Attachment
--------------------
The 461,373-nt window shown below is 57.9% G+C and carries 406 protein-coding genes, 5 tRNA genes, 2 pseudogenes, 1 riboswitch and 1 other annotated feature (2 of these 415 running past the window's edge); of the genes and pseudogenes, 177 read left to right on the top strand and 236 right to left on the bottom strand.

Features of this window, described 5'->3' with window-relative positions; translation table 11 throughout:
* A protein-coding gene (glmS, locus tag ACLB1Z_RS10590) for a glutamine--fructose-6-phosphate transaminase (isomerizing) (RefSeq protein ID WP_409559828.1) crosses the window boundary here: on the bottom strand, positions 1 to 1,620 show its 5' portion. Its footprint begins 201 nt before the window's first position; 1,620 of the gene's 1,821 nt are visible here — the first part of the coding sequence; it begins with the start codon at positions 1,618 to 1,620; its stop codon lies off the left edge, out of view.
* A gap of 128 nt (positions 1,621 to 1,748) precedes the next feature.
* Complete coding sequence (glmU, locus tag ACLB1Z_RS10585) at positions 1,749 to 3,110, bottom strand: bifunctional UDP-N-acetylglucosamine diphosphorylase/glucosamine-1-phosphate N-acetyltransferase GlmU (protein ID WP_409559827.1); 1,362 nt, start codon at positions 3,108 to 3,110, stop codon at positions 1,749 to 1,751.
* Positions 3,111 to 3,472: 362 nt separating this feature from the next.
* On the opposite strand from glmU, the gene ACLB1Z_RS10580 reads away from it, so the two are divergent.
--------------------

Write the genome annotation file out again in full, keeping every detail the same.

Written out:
The 461,373-nt window shown below is 57.9% G+C and carries 406 protein-coding genes, 5 tRNA genes, 2 pseudogenes, 1 riboswitch and 1 other annotated feature (2 of these 415 running past the window's edge); of the genes and pseudogenes, 177 read left to right on the top strand and 236 right to left on the bottom strand.

Features of this window, described 5'->3' with window-relative positions; translation table 11 throughout:
* A protein-coding gene (glmS, locus tag ACLB1Z_RS10590) for a glutamine--fructose-6-phosphate transaminase (isomerizing) (RefSeq protein ID WP_409559828.1) crosses the window boundary here: on the bottom strand, positions 1 to 1,620 show its 5' portion. Its footprint begins 201 nt before the window's first position; 1,620 of the gene's 1,821 nt are visible here — the first part of the coding sequence; it begins with the start codon at positions 1,618 to 1,620; its stop codon lies off the left edge, out of view.
* A gap of 128 nt (positions 1,621 to 1,748) precedes the next feature.
* Complete coding sequence (glmU, locus tag ACLB1Z_RS10585) at positions 1,749 to 3,110, bottom strand: bifunctional UDP-N-acetylglucosamine diphosphorylase/glucosamine-1-phosphate N-acetyltransferase GlmU (protein ID WP_409559827.1); 1,362 nt, start codon at positions 3,108 to 3,110, stop codon at positions 1,749 to 1,751.
* Positions 3,111 to 3,472: 362 nt separating this feature from the next.
* On the opposite strand from glmU, the gene ACLB1Z_RS10580 reads away from it, so the two are divergent.